Sinn Féin claims the Government 'rewound the clock' on parts of the Pandemic Unemployment Payment (PUP) to make it tax-payable.
The party's finance spokesperson, Pearse Doherty, says PUP payments from March to August last year were legally tax exempt.
But he told Newstalk Breakfast the Government has made a u-turn on this.
"For one of these payments for a portion of the year last year, from March to August, the PUP under law was tax exempt.
"What the Government did was they rewound the clock - they did something that was never done before in the history of tax legislation - and that is they retrospectively taxed it".
He said this means some people will be getting bills for up to €1,400.
"It's not about the type of tax, it's about the principle: do you decide to go back in time, and say that something is now taxable that wasn't taxable under law?"
While people will be taxed on supports they have been on since August, this will not be collected for a number of years.
Deputy Doherty explained: "One of the things that we've seen with the Temporary Wage Subsidy Scheme, and other supports, is that there was no tax going to be gathered at that time due to emergency nature of them and a tax liability would accrue.
"Nobody knew at that time how long, obviously, the pandemic was going to last - and what we've got now is a large build up of tax arrears for certain individuals".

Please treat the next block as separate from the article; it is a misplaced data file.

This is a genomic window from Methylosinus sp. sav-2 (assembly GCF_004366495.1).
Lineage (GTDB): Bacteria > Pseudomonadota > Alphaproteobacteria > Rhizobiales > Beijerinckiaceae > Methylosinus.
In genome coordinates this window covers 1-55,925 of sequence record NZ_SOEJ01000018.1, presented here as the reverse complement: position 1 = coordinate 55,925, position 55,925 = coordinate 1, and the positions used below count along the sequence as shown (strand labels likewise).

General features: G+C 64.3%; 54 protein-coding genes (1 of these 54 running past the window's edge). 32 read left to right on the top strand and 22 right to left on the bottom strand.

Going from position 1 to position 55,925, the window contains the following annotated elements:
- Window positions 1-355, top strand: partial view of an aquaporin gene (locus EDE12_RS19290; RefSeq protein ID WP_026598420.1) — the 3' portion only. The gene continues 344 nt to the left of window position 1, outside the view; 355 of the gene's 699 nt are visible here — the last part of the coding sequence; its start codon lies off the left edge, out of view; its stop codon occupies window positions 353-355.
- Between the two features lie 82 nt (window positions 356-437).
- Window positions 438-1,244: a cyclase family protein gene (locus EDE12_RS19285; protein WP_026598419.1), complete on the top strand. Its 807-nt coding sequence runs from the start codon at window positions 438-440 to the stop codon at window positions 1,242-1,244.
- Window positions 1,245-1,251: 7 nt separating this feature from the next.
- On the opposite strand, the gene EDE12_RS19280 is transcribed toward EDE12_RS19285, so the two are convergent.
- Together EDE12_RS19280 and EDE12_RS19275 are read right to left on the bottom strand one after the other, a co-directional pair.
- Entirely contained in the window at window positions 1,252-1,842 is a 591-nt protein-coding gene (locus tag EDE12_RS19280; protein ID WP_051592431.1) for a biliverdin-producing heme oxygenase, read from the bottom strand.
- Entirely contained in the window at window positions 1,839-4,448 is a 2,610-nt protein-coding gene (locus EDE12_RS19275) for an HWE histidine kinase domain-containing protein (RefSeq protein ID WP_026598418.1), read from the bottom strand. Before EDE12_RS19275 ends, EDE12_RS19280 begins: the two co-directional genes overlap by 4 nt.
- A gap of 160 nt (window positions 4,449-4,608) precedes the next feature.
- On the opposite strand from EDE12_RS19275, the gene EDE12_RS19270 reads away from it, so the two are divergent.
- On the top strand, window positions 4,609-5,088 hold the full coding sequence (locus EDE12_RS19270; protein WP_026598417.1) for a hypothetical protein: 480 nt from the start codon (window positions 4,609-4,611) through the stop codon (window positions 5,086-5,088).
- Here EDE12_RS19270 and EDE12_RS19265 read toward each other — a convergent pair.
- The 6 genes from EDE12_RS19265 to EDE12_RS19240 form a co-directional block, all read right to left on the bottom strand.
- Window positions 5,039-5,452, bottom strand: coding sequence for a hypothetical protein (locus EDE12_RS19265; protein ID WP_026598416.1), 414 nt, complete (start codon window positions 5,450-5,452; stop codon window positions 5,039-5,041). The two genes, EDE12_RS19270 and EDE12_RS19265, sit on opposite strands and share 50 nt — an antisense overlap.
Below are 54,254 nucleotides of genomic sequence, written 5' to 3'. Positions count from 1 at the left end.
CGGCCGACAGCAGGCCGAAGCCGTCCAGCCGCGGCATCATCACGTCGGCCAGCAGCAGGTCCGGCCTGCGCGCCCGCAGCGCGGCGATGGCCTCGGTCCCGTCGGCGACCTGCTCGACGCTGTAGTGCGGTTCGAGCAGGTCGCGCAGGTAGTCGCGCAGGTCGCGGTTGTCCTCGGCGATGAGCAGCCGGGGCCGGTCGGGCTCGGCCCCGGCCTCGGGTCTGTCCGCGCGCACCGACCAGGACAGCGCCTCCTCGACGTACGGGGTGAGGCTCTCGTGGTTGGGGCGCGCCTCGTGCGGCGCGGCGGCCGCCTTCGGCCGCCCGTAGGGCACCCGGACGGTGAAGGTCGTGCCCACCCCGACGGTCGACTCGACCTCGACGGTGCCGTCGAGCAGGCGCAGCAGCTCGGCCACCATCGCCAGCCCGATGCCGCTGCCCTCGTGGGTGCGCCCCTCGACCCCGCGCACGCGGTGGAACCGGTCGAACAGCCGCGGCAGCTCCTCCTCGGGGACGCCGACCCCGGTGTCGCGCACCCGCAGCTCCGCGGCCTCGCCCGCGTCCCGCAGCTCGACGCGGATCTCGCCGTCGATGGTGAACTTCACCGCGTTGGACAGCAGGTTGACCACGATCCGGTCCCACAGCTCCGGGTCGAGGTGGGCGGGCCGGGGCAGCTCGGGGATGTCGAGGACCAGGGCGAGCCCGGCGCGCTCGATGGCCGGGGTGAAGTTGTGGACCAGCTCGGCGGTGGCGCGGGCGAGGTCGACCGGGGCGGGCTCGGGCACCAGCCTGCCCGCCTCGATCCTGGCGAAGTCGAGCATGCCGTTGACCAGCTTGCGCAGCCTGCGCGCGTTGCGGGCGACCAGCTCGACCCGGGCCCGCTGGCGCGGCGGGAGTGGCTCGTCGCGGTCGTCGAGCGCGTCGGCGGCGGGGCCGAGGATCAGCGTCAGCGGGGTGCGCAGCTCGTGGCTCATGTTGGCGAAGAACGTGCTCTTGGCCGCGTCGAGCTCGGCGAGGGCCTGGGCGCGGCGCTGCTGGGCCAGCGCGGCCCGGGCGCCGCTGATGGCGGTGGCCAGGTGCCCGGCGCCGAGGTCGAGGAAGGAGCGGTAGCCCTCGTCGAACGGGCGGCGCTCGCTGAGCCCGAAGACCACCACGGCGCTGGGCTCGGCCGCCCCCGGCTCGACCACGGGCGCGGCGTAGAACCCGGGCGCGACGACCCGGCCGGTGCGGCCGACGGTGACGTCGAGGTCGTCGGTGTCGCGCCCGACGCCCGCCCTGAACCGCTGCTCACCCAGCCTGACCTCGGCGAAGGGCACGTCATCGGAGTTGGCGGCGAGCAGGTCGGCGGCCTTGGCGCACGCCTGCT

"I think it's important for your listeners as they'll start to get the letters from Revenue showing that they may have anything up to €1,000 or more of a tax liability, that they need to be assured that that isn't going to be collected this year".
It will be collected over a period of four years, which will begin in 2022 via a reduction of tax credits.
Deputy Doherty added: "You don't actually necessarily have to write a cheque or pay it back, but that option is available to you if you want".
"The Pandemic Unemployment Payment... is under law taxable since August, we hadn't an issue with that.
"But where we do have an issue is that when something is not taxable under law - because it is an exceptional needs payment - then it is absolutely inappropriate to go back in time and then say 'we're now going to tax it'".
On Tuesday, the Department of Social Protection said 335,600 people would receive the PUP this week - amounting to over €99m.
Some 23,000 payments were made between December 24th and 30th to people who became unemployed in the week before Christmas.
While more than €5bn in total has now been paid out in PUP payments since March 2020.